The coronavirus has had an unexpected effect on, economies, businesses, and individuals in ways we could not have prepared for. Putting the past behind us and moving forward the future looks promising.
Bank of England governor Andrew Bailey recently stated, ‘the economy will actually get back at the end of this year to where it was at the end of 2019’. The Bank of England on Thursday confirmed that they will once again be holding interest rates at their historic record low.
Global interest rates in developed worlds all close to a remarkable low. Allowing the pound to boost against a number of major currencies.
Where worldwide economies are tackling the same issue of a safe reopening, we were also faced with Brexit, whether it is good, bad or indifferent, the pound has gotten a lot of support which has given opportunities to arise in both the buying of the euro and the US dollar.
The bank of England has stated that until inflation in the UK has not risen substantially, interest rates will not rise, having an impact on the strength of the British pound.
Till the community does not see a change for the better in removing spare capacity and achieving the 2% target for inflation, the monetary policy would not be changed.
Spare capacity refers to the economy adding more jobs without it raising inflation. The committee has not stated a change in the monetary policy as they are concentrating on eliminating spare capacity and achieving a 2% inflation target.
The pound-to-euro exchange rate was at a 14-month high leading up to the release of the bank of England’s decision and guidance on interest rates and the economy. The fall in the pound since the event could be put down to investors expecting to see more from the Bank of England or the recent comments from the EU around vaccine exports.
Multiple countries across Europe are coming to terms with the prospect of a 3rd lockdown as coronavirus wave sweeps through Europe. Countries that potentially could be affected are Spain, Italy, France, Germany and many more.
The decision to pause the use of the AstraZeneca vaccine over health concerns is likely lead to a rise in cases and a high number of deaths and has probably left much of the EU’s population wondering what’s going on. The Astrazeneca vaccine which has now been approved for the masses across the EU faced scrutiny from countries who ignored the continuous approval from the European Medicines Agency suggesting there was an increased risk of clotting, however all the countries are now back to administering the vaccine.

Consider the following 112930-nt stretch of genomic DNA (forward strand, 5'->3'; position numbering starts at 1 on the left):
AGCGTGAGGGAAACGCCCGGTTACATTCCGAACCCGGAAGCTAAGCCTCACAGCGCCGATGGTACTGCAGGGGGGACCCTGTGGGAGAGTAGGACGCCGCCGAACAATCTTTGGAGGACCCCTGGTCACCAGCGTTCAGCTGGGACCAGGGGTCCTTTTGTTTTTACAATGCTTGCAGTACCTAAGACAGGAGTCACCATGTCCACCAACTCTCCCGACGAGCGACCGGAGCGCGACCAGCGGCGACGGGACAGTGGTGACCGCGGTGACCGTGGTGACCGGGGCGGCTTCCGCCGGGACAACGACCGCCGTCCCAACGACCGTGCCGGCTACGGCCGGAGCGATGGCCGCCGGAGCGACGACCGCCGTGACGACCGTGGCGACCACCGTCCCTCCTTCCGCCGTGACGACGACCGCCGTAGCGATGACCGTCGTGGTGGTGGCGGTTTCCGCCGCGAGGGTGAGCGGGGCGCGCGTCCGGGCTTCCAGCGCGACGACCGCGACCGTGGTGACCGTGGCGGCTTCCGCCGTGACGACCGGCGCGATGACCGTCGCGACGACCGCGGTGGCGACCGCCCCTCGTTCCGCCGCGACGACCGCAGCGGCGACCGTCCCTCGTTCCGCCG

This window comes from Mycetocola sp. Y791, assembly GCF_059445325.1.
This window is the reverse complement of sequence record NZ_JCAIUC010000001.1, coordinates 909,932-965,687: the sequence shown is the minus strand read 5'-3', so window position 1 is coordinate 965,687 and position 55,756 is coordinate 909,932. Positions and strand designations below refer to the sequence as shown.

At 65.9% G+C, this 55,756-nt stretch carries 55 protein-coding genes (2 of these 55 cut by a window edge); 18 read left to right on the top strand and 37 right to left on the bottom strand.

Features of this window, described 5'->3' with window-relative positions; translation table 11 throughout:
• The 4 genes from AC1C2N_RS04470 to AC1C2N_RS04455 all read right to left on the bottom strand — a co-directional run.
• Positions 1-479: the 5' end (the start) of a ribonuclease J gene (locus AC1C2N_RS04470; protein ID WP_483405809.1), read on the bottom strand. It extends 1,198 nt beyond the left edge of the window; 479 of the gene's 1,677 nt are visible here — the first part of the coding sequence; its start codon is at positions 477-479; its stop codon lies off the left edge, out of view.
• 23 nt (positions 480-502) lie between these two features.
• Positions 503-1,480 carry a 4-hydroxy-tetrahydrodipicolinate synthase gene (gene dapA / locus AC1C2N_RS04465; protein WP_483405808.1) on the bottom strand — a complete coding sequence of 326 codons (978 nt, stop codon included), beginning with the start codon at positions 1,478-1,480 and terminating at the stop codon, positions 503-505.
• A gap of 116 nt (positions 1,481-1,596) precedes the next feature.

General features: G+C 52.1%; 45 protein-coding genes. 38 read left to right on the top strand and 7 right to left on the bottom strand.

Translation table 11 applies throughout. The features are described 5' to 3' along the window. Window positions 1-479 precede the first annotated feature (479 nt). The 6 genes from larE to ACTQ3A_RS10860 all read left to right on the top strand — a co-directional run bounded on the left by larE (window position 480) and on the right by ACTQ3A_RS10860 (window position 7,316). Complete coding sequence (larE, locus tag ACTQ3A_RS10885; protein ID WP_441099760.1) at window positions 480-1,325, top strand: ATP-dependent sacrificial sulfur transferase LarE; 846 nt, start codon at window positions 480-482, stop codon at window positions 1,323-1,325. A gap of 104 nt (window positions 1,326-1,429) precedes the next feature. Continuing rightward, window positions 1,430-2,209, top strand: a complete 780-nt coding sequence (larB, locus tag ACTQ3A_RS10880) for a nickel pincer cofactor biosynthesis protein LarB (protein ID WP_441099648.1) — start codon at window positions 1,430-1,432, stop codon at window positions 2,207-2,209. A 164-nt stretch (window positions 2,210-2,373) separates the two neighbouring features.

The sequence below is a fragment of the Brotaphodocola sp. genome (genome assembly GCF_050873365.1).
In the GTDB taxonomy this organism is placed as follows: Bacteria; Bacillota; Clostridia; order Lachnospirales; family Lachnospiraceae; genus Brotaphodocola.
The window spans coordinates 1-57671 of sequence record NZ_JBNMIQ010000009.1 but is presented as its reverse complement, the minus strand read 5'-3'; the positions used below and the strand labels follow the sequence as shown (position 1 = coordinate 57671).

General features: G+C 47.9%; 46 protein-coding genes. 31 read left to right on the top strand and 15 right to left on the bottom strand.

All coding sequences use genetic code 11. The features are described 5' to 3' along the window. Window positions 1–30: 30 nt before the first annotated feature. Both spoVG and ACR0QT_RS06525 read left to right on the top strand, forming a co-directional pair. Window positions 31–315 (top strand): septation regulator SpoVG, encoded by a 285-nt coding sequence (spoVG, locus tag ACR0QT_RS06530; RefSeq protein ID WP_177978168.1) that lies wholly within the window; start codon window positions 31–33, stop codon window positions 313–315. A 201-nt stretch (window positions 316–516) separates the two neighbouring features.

Emmanuel Macron, who at the end of January committed to not needing a third lockdown, has just placed Paris into a one month lockdown. Macron who faces the French polls later this year could well have hampered his chances of getting re-elected.
This week there is one major release from the EU which could have a significant bearing. The Markit Manufacturing and Services Purchasing Managers Index (PMI) will be released on Wednesday. This will provide a insight into executives across sectors on how they forecast the next few months performance. As we’re seeing talk of further lockdowns across Europe it will be interesting to see whether this disruption creeps into the PMI data.
Over the last week the US population have been receiving their $1400 Coronavirus stimulus cheques which are all part of President Joe Bidens $1.9tn recovery fund for the country. There is real optimism that this will help boost the economy as everyone essentially has free money to spend.
Furthermore, as you can claim for dependents the average 2 adults, 2 child family could end up with thousands of dollars. There are salary controls in place so high earners won’t benefit but this could also be a model for the future for helping reduce the rich/poor gap.
The question on many people’s lips is, how do you pay back a $1.9tn debt and the Government is essentially printing money?
This means Fed Chairman Jerome Powell is keeping a close eye on the inflation levels over the next year to see what impact that much cash injected straight into consumer pockets does to the economy, it’s safe to say this model hasn’t been used before on this scale.
So far however the US dollar has benefitted with the currency maintaining its ground, with the GBP/USD sitting below the 1.40 level, it will be interesting to see if that lasts as we move later into the year.
There is a busy week of data and releases from the US this week. On Tuesday we will see New Home Sales and Federal Reserve Chairman Jerome Powell testify before Congress, no doubt the Coronavirus economic recovery will be front of mind.
On Wednesday we will then see Durable Goods orders which gives an insight into US Production activity and is often a key economic indicator. Then the final major release of the week is Gross Domestic Product for Q4 on Thursday which is expected to remain at 4.1%.
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